In addition, the privatization and gradual destruction of public services is exacerbated by the negative consequences of capitalism on mental health. Within the welfare state, there were more people who were able to access psychological therapy than they otherwise could have afforded, but states now invest much less in health care, in particular in their psychological aspect; it helps that psychotherapy remains a luxury for most of the population, rather than a fundamental right.

      The corrective role of psychology

      Clinical psychology is not only difficult to access for a large number of people, but is also subject to the medicalization of mental health. Although in the long run it is more effective to treat depression or anxiety with psychotherapyThe power of pharmaceutical companies and the obsession with immediate profit have formalized a model of health around the world in which psychology is little more than support for disorders that cannot be “cured” with drugs.

      In this unfavorable context for the promotion of mental health, psychology functions as a containment valve which, although it can improve well-being in individual cases, it does not act on the ultimate causes of the problems that collectively affect societies. So, an unemployed person may be able to find work after going through therapy to overcome their depression, but there will still be a high number of unemployed people at risk of depression as long as working conditions are maintained.

      In fact, even the term “disorder” denotes a lack of adaptation to the social context or a discomfort produced by it, rather than a fact of a problematic nature in itself. Obviously, psychological disorders are seen as problems because they interfere with the productivity of those who suffer from them and with the structure of society at a given time, rather than because they harm the individual.

      In many cases, especially in areas such as marketing and human resources, the scientific knowledge gained through psychology is not only used to improve the well-being of those who need it most, but also it tends to directly promote the interests of the company and the “system”, making it easier for them to achieve their goals: to obtain the most possible benefits and with the least resistance from subordinates or citizens.

      From the capitalist model, human development and the achievement of personal well-being are only beneficial to the extent that they promote the progress of the economic and political structures that already exist. The non-monetary part of social progress is considered irrelevant because it cannot capture gross domestic product (GDP) and other indicators of material wealth, designed to foster competitive capital accumulation.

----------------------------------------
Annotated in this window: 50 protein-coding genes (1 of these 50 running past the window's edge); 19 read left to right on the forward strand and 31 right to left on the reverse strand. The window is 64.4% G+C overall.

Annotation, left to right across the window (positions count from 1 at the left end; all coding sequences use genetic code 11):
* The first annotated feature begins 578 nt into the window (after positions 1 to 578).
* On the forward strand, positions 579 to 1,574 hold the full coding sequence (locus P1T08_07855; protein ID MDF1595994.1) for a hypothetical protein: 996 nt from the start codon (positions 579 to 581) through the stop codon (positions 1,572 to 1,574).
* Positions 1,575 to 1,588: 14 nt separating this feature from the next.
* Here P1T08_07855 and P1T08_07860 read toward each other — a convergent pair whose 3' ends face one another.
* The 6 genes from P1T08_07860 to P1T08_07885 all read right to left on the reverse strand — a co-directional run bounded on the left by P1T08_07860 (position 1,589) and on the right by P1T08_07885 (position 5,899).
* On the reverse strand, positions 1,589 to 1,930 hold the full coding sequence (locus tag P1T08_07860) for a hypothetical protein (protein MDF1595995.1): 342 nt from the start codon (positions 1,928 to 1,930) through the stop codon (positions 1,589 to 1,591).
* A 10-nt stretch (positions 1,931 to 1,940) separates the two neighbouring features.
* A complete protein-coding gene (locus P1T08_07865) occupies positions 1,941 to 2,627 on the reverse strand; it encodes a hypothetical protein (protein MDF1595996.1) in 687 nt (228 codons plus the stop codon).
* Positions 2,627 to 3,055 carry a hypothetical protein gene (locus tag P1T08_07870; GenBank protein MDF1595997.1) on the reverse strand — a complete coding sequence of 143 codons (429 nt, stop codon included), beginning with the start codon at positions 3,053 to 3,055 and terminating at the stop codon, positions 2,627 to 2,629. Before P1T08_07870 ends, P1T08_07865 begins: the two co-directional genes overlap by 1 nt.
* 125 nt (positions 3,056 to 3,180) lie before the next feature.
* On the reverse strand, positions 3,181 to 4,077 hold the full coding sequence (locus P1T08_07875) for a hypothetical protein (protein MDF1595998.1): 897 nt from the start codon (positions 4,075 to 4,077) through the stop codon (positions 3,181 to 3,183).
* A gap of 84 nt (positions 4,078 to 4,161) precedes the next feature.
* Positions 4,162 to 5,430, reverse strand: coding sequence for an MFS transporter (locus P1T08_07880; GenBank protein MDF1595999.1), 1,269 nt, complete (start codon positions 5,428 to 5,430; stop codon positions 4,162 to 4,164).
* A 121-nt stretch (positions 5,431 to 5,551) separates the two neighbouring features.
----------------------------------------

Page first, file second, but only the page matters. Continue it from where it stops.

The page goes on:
The individual against the collective

      Today’s psychology has adapted to the social, political and economic system in such a way that it favors its continuity and the adaptation of people to its rules of operation, even when they have basic errors. In structures that promote individualism and selfishness, psychotherapy is also obligated to do so if it seeks to help specific individuals overcome their difficulties.

      A good example is the Acceptance and Commitment Therapy, or ACT, a cognitive behavioral treatment developed over the past decades. ACT, strongly endorsed by research on a large number of disorders, focuses on the person adjusting to the conditions in their life and derive their goals from their personal values, overcoming the temporary discomfort that they may feel in the process. achievement of these objectives.

      ACT, like most psychological interventions, has a very obvious positive side in terms of effectiveness, but also depoliticizes social problems because it emphasizes individual responsibility, indirectly minimizing the role of institutions and other macrosocial aspects in the emergence of psychological alterations. Essentially, the logic behind these therapies is that the person who failed is not the company.

      Psychology will not be really effective in improving the well-being of society as a whole as long as it continues to put aside the overriding importance of changing social, economic and political structures and to focus almost exclusively on provision. of individual solutions to problems which have a collective nature.